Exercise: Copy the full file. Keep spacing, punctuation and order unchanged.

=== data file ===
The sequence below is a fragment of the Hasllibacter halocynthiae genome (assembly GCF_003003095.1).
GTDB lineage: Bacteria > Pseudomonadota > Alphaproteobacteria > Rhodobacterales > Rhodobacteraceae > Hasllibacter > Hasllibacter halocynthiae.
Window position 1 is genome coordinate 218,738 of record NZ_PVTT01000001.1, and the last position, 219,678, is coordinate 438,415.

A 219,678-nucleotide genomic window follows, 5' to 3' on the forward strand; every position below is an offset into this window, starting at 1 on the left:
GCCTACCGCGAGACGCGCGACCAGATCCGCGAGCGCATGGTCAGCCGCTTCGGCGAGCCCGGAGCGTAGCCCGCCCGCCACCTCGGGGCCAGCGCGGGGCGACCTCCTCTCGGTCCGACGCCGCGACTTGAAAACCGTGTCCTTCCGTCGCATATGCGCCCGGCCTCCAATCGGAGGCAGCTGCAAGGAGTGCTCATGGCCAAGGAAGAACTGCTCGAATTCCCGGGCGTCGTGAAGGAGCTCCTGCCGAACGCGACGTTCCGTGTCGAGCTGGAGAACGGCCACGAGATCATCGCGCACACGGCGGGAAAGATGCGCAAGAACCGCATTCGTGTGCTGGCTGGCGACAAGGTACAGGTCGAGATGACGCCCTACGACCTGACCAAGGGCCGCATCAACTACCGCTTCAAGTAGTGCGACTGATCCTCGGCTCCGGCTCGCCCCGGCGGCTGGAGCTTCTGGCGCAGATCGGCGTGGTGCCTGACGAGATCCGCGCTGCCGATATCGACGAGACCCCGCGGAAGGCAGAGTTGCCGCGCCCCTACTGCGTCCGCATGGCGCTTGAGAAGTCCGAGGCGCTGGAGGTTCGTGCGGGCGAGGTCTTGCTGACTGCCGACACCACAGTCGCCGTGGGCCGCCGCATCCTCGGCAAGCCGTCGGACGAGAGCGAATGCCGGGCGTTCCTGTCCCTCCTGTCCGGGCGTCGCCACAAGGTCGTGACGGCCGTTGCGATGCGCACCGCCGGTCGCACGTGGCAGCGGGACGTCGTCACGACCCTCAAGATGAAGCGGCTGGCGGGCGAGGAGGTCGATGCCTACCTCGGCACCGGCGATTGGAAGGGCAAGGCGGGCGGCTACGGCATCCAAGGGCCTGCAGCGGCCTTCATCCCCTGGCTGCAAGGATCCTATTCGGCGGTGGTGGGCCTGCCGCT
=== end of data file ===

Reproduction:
The sequence below is a fragment of the Hasllibacter halocynthiae genome (assembly GCF_003003095.1).
GTDB lineage: Bacteria > Pseudomonadota > Alphaproteobacteria > Rhodobacterales > Rhodobacteraceae > Hasllibacter > Hasllibacter halocynthiae.
Window position 1 is genome coordinate 218,738 of record NZ_PVTT01000001.1, and the last position, 219,678, is coordinate 438,415.

A 219,678-nucleotide genomic window follows, 5' to 3' on the forward strand; every position below is an offset into this window, starting at 1 on the left:
GCCTACCGCGAGACGCGCGACCAGATCCGCGAGCGCATGGTCAGCCGCTTCGGCGAGCCCGGAGCGTAGCCCGCCCGCCACCTCGGGGCCAGCGCGGGGCGACCTCCTCTCGGTCCGACGCCGCGACTTGAAAACCGTGTCCTTCCGTCGCATATGCGCCCGGCCTCCAATCGGAGGCAGCTGCAAGGAGTGCTCATGGCCAAGGAAGAACTGCTCGAATTCCCGGGCGTCGTGAAGGAGCTCCTGCCGAACGCGACGTTCCGTGTCGAGCTGGAGAACGGCCACGAGATCATCGCGCACACGGCGGGAAAGATGCGCAAGAACCGCATTCGTGTGCTGGCTGGCGACAAGGTACAGGTCGAGATGACGCCCTACGACCTGACCAAGGGCCGCATCAACTACCGCTTCAAGTAGTGCGACTGATCCTCGGCTCCGGCTCGCCCCGGCGGCTGGAGCTTCTGGCGCAGATCGGCGTGGTGCCTGACGAGATCCGCGCTGCCGATATCGACGAGACCCCGCGGAAGGCAGAGTTGCCGCGCCCCTACTGCGTCCGCATGGCGCTTGAGAAGTCCGAGGCGCTGGAGGTTCGTGCGGGCGAGGTCTTGCTGACTGCCGACACCACAGTCGCCGTGGGCCGCCGCATCCTCGGCAAGCCGTCGGACGAGAGCGAATGCCGGGCGTTCCTGTCCCTCCTGTCCGGGCGTCGCCACAAGGTCGTGACGGCCGTTGCGATGCGCACCGCCGGTCGCACGTGGCAGCGGGACGTCGTCACGACCCTCAAGATGAAGCGGCTGGCGGGCGAGGAGGTCGATGCCTACCTCGGCACCGGCGATTGGAAGGGCAAGGCGGGCGGCTACGGCATCCAAGGGCCTGCAGCGGCCTTCATCCCCTGGCTGCAAGGATCCTATTCGGCGGTGGTGGGCCTGCCGCT